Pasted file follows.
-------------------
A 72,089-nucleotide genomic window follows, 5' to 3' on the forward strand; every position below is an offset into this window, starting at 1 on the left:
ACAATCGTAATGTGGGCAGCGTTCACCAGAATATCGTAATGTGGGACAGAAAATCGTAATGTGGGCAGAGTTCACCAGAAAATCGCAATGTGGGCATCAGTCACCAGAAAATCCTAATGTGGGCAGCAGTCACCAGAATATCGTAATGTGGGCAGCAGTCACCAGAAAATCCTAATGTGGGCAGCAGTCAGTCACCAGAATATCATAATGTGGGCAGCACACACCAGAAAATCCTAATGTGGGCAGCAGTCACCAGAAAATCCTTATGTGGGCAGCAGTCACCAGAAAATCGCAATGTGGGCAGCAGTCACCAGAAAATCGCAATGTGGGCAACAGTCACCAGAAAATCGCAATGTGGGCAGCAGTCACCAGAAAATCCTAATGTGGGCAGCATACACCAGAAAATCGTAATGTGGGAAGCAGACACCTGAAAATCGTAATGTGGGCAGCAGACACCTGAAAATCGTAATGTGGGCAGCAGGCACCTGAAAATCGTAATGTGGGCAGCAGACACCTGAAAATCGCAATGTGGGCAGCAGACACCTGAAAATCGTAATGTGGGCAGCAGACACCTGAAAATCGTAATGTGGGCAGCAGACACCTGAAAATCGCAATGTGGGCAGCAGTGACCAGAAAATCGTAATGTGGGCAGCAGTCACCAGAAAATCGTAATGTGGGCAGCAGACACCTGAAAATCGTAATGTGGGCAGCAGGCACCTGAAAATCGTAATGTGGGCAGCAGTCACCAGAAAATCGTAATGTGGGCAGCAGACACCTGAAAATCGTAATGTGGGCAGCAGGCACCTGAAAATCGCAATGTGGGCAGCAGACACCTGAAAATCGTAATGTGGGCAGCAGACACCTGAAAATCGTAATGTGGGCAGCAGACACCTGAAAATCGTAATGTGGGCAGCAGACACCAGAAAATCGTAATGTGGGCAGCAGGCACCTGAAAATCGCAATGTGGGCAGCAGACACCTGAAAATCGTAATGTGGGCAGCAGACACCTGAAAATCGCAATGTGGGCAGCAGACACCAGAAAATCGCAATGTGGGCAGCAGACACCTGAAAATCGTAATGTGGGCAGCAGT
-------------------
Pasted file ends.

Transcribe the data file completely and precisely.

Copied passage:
A 72,089-nucleotide genomic window follows, 5' to 3' on the forward strand; every position below is an offset into this window, starting at 1 on the left:
ACAATCGTAATGTGGGCAGCGTTCACCAGAATATCGTAATGTGGGACAGAAAATCGTAATGTGGGCAGAGTTCACCAGAAAATCGCAATGTGGGCATCAGTCACCAGAAAATCCTAATGTGGGCAGCAGTCACCAGAATATCGTAATGTGGGCAGCAGTCACCAGAAAATCCTAATGTGGGCAGCAGTCAGTCACCAGAATATCATAATGTGGGCAGCACACACCAGAAAATCCTAATGTGGGCAGCAGTCACCAGAAAATCCTTATGTGGGCAGCAGTCACCAGAAAATCGCAATGTGGGCAGCAGTCACCAGAAAATCGCAATGTGGGCAACAGTCACCAGAAAATCGCAATGTGGGCAGCAGTCACCAGAAAATCCTAATGTGGGCAGCATACACCAGAAAATCGTAATGTGGGAAGCAGACACCTGAAAATCGTAATGTGGGCAGCAGACACCTGAAAATCGTAATGTGGGCAGCAGGCACCTGAAAATCGTAATGTGGGCAGCAGACACCTGAAAATCGCAATGTGGGCAGCAGACACCTGAAAATCGTAATGTGGGCAGCAGACACCTGAAAATCGTAATGTGGGCAGCAGACACCTGAAAATCGCAATGTGGGCAGCAGTGACCAGAAAATCGTAATGTGGGCAGCAGTCACCAGAAAATCGTAATGTGGGCAGCAGACACCTGAAAATCGTAATGTGGGCAGCAGGCACCTGAAAATCGTAATGTGGGCAGCAGTCACCAGAAAATCGTAATGTGGGCAGCAGACACCTGAAAATCGTAATGTGGGCAGCAGGCACCTGAAAATCGCAATGTGGGCAGCAGACACCTGAAAATCGTAATGTGGGCAGCAGACACCTGAAAATCGTAATGTGGGCAGCAGACACCTGAAAATCGTAATGTGGGCAGCAGACACCAGAAAATCGTAATGTGGGCAGCAGGCACCTGAAAATCGCAATGTGGGCAGCAGACACCTGAAAATCGTAATGTGGGCAGCAGACACCTGAAAATCGCAATGTGGGCAGCAGACACCAGAAAATCGCAATGTGGGCAGCAGACACCTGAAAATCGTAATGTGGGCAGCAGT